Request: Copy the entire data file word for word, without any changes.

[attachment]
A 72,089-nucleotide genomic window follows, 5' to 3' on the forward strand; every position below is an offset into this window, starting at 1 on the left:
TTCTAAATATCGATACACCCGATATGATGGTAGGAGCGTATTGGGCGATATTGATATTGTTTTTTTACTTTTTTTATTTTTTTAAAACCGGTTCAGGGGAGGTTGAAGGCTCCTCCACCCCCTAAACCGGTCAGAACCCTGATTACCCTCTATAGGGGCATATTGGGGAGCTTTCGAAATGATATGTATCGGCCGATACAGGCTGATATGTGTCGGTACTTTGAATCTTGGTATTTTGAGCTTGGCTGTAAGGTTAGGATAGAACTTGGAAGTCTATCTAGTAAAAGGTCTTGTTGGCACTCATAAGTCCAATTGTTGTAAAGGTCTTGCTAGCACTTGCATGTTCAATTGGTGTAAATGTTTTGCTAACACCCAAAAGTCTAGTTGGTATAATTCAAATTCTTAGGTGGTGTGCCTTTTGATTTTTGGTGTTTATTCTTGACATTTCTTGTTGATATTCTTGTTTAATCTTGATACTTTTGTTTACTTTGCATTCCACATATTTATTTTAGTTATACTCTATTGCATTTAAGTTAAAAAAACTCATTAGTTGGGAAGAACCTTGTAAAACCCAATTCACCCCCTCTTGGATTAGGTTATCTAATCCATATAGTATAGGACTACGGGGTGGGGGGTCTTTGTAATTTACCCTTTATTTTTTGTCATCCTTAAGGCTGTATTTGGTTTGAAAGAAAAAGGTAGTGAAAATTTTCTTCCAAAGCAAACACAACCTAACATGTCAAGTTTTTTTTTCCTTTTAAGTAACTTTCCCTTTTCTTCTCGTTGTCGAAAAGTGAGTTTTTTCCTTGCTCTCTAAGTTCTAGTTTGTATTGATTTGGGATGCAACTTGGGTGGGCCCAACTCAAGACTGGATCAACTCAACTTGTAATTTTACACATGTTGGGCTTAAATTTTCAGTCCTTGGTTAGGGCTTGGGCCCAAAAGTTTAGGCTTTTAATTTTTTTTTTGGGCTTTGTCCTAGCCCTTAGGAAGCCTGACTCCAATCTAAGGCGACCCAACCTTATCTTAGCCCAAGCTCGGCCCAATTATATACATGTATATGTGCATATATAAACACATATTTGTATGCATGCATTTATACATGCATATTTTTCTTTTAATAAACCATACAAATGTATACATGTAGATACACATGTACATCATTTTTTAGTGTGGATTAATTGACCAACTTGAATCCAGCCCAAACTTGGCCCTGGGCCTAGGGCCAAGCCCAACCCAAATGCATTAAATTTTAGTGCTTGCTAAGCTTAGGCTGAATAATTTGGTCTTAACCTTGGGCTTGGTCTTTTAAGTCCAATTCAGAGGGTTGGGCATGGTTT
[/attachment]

A 72,089-nucleotide genomic window follows, 5' to 3' on the forward strand; every position below is an offset into this window, starting at 1 on the left:
TTCTAAATATCGATACACCCGATATGATGGTAGGAGCGTATTGGGCGATATTGATATTGTTTTTTTACTTTTTTTATTTTTTTAAAACCGGTTCAGGGGAGGTTGAAGGCTCCTCCACCCCCTAAACCGGTCAGAACCCTGATTACCCTCTATAGGGGCATATTGGGGAGCTTTCGAAATGATATGTATCGGCCGATACAGGCTGATATGTGTCGGTACTTTGAATCTTGGTATTTTGAGCTTGGCTGTAAGGTTAGGATAGAACTTGGAAGTCTATCTAGTAAAAGGTCTTGTTGGCACTCATAAGTCCAATTGTTGTAAAGGTCTTGCTAGCACTTGCATGTTCAATTGGTGTAAATGTTTTGCTAACACCCAAAAGTCTAGTTGGTATAATTCAAATTCTTAGGTGGTGTGCCTTTTGATTTTTGGTGTTTATTCTTGACATTTCTTGTTGATATTCTTGTTTAATCTTGATACTTTTGTTTACTTTGCATTCCACATATTTATTTTAGTTATACTCTATTGCATTTAAGTTAAAAAAACTCATTAGTTGGGAAGAACCTTGTAAAACCCAATTCACCCCCTCTTGGATTAGGTTATCTAATCCATATAGTATAGGACTACGGGGTGGGGGGTCTTTGTAATTTACCCTTTATTTTTTGTCATCCTTAAGGCTGTATTTGGTTTGAAAGAAAAAGGTAGTGAAAATTTTCTTCCAAAGCAAACACAACCTAACATGTCAAGTTTTTTTTTCCTTTTAAGTAACTTTCCCTTTTCTTCTCGTTGTCGAAAAGTGAGTTTTTTCCTTGCTCTCTAAGTTCTAGTTTGTATTGATTTGGGATGCAACTTGGGTGGGCCCAACTCAAGACTGGATCAACTCAACTTGTAATTTTACACATGTTGGGCTTAAATTTTCAGTCCTTGGTTAGGGCTTGGGCCCAAAAGTTTAGGCTTTTAATTTTTTTTTTGGGCTTTGTCCTAGCCCTTAGGAAGCCTGACTCCAATCTAAGGCGACCCAACCTTATCTTAGCCCAAGCTCGGCCCAATTATATACATGTATATGTGCATATATAAACACATATTTGTATGCATGCATTTATACATGCATATTTTTCTTTTAATAAACCATACAAATGTATACATGTAGATACACATGTACATCATTTTTTAGTGTGGATTAATTGACCAACTTGAATCCAGCCCAAACTTGGCCCTGGGCCTAGGGCCAAGCCCAACCCAAATGCATTAAATTTTAGTGCTTGCTAAGCTTAGGCTGAATAATTTGGTCTTAACCTTGGGCTTGGTCTTTTAAGTCCAATTCAGAGGGTTGGGCATGGTTT